Founded in 1957 by Gerald D. Hines, Hines is a privately owned global real estate investment, development, and management firm. The company operates in 24 countries and has $116.4 billion of assets under management. Over the firm’s 62-year history, Hines has developed, redeveloped or acquired over 1,300 properties with a total of more than 431 million square feet of space.
The property and asset management portfolio at Hines currently includes over 224 million square feet of space from 527 properties. The firm provides integrated real estate services, investment management, and real estate development service in all asset classes.
Integrated Real Estate Services
Hines knows that anyone can invest in real estate. The firm combines its local market knowledge with its inside-out knowledge of real estate development, property management, and engineering to add value for its clients through:
- Global development – feasibility, design, pre-construction, construction, and project management.
- Acquisitions and dispositions – deal sourcing, property evaluation, market analysis, pro-forma projections, strategic planning, due diligence, financing, closing and startup.
- Asset, property and facility management – third-party property and facility management, acquisition and disposition coordination, marketing and leasing, tenant relations, comprehensive asset analysis, preventive maintenance, energy management, operating cost management, building commissioning, project redevelopment, construction management, capital expenditure forecasting, benchmarking and market analysis.
- Conceptual construction – product innovation, continuous improvement, multifaceted perspective, quality and efficiency.
Real Estate Development
The real estate development projects from Hines have a history of setting standards for success in every market and asset class that the firm operates. The company’s skill at value engineering consistently brings development projects in, at, or below budget.
In addition to financial returns, real estate development projects from Hines always seek to improve the cities they’re located in and pioneer new practices for sustainability. Recent development projects from Hines include:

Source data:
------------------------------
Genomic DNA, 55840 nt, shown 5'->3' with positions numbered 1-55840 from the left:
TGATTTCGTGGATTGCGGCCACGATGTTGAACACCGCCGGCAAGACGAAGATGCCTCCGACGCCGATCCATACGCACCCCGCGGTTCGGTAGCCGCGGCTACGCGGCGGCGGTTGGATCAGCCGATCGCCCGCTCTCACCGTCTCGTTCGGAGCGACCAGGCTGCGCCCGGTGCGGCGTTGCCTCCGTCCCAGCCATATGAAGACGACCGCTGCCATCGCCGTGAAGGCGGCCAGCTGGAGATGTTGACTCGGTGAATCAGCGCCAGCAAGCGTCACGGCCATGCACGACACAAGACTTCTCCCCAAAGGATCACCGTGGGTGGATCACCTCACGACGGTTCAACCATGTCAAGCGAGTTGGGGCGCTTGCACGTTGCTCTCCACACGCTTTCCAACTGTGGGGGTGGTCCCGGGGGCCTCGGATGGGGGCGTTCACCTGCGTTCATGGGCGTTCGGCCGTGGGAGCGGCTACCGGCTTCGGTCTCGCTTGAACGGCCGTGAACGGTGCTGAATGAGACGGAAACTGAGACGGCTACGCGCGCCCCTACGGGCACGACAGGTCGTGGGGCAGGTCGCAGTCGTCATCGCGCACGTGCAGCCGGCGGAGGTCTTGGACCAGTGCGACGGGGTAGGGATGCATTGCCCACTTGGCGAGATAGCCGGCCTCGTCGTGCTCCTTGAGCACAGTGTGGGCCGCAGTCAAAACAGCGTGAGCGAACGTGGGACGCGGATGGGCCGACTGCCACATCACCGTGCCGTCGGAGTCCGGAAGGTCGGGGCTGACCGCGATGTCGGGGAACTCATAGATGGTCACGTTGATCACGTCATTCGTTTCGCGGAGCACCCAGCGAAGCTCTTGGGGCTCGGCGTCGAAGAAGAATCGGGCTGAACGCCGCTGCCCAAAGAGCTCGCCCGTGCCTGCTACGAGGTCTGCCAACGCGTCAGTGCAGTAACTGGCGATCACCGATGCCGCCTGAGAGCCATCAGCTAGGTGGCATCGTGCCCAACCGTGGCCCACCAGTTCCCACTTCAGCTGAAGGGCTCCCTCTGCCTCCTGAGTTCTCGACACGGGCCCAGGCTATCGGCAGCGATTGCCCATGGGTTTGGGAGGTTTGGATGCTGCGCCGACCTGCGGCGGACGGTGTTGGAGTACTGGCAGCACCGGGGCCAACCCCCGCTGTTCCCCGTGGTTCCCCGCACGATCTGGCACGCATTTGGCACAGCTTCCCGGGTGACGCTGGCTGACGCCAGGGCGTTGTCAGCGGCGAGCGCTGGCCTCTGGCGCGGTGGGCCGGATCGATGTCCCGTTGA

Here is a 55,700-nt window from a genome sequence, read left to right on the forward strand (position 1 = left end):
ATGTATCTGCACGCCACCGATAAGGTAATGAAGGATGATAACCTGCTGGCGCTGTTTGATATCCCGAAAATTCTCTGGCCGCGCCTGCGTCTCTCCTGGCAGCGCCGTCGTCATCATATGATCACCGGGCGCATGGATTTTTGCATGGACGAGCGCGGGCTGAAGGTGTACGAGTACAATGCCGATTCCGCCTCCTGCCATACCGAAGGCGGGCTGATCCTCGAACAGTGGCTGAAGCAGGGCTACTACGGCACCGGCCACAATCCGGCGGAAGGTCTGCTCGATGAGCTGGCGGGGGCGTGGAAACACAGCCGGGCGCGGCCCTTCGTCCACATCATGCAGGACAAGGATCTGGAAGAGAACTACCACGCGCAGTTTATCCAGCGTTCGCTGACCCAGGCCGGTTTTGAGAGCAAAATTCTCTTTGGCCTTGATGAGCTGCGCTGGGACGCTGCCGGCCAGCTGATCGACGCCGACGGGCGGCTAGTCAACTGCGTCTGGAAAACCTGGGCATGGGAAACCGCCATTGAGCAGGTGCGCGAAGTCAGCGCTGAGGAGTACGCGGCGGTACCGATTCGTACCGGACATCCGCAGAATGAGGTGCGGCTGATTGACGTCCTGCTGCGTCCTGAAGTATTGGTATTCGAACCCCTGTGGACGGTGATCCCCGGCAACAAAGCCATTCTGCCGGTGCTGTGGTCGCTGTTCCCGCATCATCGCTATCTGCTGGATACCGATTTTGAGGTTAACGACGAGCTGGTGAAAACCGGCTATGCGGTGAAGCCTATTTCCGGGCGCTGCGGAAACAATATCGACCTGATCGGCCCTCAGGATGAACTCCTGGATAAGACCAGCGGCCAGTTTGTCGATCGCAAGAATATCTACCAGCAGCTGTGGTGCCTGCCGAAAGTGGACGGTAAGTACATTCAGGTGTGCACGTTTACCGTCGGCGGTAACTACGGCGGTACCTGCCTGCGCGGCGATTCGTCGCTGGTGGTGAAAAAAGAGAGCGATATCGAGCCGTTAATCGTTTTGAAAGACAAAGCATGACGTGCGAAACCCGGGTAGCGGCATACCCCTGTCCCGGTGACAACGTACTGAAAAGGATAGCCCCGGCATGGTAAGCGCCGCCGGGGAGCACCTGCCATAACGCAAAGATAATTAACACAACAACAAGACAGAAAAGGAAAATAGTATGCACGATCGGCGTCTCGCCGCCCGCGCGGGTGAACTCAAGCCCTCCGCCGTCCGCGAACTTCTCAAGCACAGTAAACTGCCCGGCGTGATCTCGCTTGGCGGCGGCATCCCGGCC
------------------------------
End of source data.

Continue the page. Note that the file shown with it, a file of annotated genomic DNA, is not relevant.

- Salesforce Tower in San Francisco with over 1.4 million square feet of space,
- 609 Main at Texas in Houston with over 1 million square feet of space,
- 300 North LaSalle in Chicago with nearly 1.3 million square feet of space,
- 800 Fifth Avenue in Seattle with over 930,000 square feet of space,
- Atlantic Yards in Atlanta with 500,000 square feet of space.
Over its more than 60-year history, Hines has developed investment management experience in all property asset classes:
- Living / Housing
- Industrial / Logistics
- Land development
Since 1991 the firm has sponsored 57 strategic investment funds and numerous one-time investment vehicles with more than $49 billion of total equity. Hines’ current investment partners include over 185 institutional investors, more than 600 high net worth individuals, and over 120,000 retail investors.
The firm pursues opportunities across the full risk-and-reward spectrum of core, value-add, and opportunistic investments. Investment vehicles are designed to match the objectives of Hines’ partners and include joint ventures, REITs, individual accounts, and both open- and closed-end comingled funds.
All the investments Hines manages are guided by:
- Alignment of interests,
- Local expertise,
- Proprietary research,
- Hands-on execution.
Sustainability, Diversity, and Inclusion
Trained as a mechanical engineer, Gerald D. Hines has always believed that sustainability should be at the forefront of the company’s activity. The firm operates over 69 million square feet of space that has been certified, pre-certified, or registered under LEED. Nearly 78 million square feet are in the ENERGY STAR program, and over 30 million square feet of office space are in the Hines Green Office for Tenants program.
With offices in 24 countries staffed by over 4,000 people, Hines understands that diverse skills and viewpoints make the firm stronger and better equipped to serve its investors, partners, clients, and communities. The OneHines initiative supports an inclusive culture under which all employees feel valued and have equal opportunity to reach their maximum potential.
The goal of the OneHines Women’s Network is to attract more women into the field of commercial real estate and increase female leadership at Hines. The Network started as a grassroots effort and evolved informally before being embraced by the Executive Committee at Hines.
Hines at a Glance
Philosophy: Hines operates under five guiding principles:
1) Set the global real estate benchmark for value creation, integrity, services, and quality for all clients,